Gastric cancer (GC) is a complex and heterogeneous disease. In recent decades, The Cancer Genome Atlas (TCGA) and the Asian Cancer Research Group (ACRG) defined GC molecular subtypes. Unfortunately, these systems require high-cost and complex techniques and consequently their impact in the clinic has remained limited. Additionally, most of these studies are based on European, Asian, or North American GC cohorts. Herein, we report a molecular classification of Chilean GC patients into five subtypes, based on immunohistochemical (IHC) and in situ hybridization (ISH) methods. These were Epstein–Barr virus positive (EBV+), mismatch repair-deficient (MMR-D), epithelial to mesenchymal transition (EMT)-like, and accumulated (p53+) or undetected p53 (p53−). Given its lower costs this system has the potential for clinical applicability. Our results confirm relevant molecular alterations previously reported by TCGA and ACRG. We confirm EBV+ and MMR-D patients had the best prognosis and could be candidates for immunotherapy. Conversely, EMT-like displayed the poorest prognosis; our data suggest FGFR2 or KRAS could serve as potential actionable targets for these patients. Finally, we propose a low-cost step-by-step stratification system for GC patients. To the best of our knowledge, this is the first Latin American report on a molecular classification for GC. Pending further validation, this stratification system could be implemented into the routine clinic.
Bibliographical noteFunding Information:
This research was funded by FONDECYT, grant number 1180173. MC-D is a CONICYT doctoral scholarship recipient (#21150695).
Funding: This research was funded by FONDECYT, grant number 1180173. MC-D is a CONICYT doctoral scholarship recipient (#21150695).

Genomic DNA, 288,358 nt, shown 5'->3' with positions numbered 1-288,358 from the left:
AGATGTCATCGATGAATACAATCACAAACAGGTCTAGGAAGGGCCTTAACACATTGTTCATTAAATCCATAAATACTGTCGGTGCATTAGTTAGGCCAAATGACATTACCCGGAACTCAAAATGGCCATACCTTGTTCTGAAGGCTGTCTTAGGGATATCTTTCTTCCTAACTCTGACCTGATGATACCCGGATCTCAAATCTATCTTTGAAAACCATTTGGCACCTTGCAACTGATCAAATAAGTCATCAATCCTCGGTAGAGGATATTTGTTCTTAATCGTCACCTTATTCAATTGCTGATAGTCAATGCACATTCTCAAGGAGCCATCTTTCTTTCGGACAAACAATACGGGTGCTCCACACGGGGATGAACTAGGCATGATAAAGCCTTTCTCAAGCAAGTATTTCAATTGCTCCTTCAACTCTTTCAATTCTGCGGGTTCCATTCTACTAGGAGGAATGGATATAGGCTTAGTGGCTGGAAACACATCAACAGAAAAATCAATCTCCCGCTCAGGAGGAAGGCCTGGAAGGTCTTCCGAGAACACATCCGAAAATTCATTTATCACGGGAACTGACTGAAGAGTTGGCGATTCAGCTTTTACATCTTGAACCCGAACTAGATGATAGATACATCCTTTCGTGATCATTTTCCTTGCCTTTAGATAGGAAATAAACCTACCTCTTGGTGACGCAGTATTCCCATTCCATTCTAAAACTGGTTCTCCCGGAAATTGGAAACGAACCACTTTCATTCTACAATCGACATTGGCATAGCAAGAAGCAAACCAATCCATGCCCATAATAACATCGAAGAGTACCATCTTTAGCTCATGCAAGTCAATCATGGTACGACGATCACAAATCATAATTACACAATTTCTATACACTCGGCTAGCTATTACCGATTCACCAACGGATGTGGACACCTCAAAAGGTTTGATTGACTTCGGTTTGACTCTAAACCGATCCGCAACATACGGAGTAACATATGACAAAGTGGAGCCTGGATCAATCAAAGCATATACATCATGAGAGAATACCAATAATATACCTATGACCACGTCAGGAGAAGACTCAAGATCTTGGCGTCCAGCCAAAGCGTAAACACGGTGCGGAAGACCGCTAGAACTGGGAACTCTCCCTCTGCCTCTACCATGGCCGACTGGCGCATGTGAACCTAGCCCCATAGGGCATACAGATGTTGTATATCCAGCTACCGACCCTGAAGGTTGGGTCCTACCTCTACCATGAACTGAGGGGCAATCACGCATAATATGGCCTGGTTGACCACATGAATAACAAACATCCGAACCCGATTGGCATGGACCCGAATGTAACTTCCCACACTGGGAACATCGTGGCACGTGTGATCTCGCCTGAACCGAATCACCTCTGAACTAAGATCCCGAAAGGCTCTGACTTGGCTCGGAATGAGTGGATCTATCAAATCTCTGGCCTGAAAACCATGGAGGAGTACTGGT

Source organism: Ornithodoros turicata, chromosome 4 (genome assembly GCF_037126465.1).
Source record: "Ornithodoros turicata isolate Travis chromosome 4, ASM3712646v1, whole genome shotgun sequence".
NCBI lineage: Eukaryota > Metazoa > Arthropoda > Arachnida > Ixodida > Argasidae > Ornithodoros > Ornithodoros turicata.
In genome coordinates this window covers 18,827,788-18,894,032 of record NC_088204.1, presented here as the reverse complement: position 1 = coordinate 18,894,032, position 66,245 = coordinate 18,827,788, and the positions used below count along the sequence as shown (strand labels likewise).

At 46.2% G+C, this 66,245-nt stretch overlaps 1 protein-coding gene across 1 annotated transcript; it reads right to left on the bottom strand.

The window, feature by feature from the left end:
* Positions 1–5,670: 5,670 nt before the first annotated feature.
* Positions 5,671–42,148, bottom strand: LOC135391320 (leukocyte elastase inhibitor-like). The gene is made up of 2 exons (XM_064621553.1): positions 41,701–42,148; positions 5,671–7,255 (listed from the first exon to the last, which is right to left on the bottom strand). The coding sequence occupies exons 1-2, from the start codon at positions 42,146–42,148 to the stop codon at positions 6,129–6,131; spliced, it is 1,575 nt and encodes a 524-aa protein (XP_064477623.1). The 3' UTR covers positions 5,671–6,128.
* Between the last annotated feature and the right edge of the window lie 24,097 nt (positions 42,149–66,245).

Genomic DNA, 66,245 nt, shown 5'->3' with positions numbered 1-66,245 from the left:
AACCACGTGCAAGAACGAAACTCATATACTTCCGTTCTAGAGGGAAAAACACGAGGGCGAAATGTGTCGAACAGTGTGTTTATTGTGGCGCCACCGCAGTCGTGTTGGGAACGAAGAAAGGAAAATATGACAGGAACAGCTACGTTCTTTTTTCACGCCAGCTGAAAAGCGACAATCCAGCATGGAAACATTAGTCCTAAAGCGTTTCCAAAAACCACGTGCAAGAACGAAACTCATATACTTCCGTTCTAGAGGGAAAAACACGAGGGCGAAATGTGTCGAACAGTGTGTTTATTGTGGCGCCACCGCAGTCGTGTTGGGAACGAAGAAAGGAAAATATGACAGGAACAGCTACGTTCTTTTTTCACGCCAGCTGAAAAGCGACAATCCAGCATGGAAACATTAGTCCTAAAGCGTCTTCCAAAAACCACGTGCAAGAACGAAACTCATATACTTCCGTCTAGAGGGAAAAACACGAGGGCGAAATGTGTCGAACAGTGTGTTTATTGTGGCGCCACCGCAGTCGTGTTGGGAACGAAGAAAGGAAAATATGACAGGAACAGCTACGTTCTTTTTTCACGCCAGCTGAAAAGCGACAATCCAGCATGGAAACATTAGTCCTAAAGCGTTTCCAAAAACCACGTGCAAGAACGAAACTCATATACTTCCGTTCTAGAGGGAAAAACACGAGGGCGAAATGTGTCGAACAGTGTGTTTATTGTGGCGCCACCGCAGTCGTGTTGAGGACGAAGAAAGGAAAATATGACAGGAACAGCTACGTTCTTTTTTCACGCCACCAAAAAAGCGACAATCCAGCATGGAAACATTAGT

Conflicts of Interest: BN is an advisor for Roche; JM is a consultant for Boehringer-Ingelheim and provides expert testimony to Roche; CS receives research funding from Roche and Novartis, and provides expert testimony for Pfizer and have received travel or accommodations, or expenses from Novartis and Pfizer; SM is a consultant for Foundation Medicine; EK participates at the speakers’ bureau for Novartis and have received travel support from Pfizer, Novartis and Roche Pharma; MG is an advisor for Merck Sharp & Dohme and Novartis, participates at the speakers’ bureau for Bristol-Myers & Squibb and Bayer. Also receives research funding from Bristol-Myers & Squibb (Inst) and Novartis (Inst). Also, has received travel accommodations and expenses from Roche. The funders had no role in the design of the study; in the collection, analyses, or interpretation of data; in the writing of the manuscript, or in the decision to publish the results.
© 2020 by the authors. Licensee MDPI, Basel, Switzerland.
- Epstein–Barr virus
- Gastric cancer
- Molecular classification
- Molecular subtypes
- Targeted therapy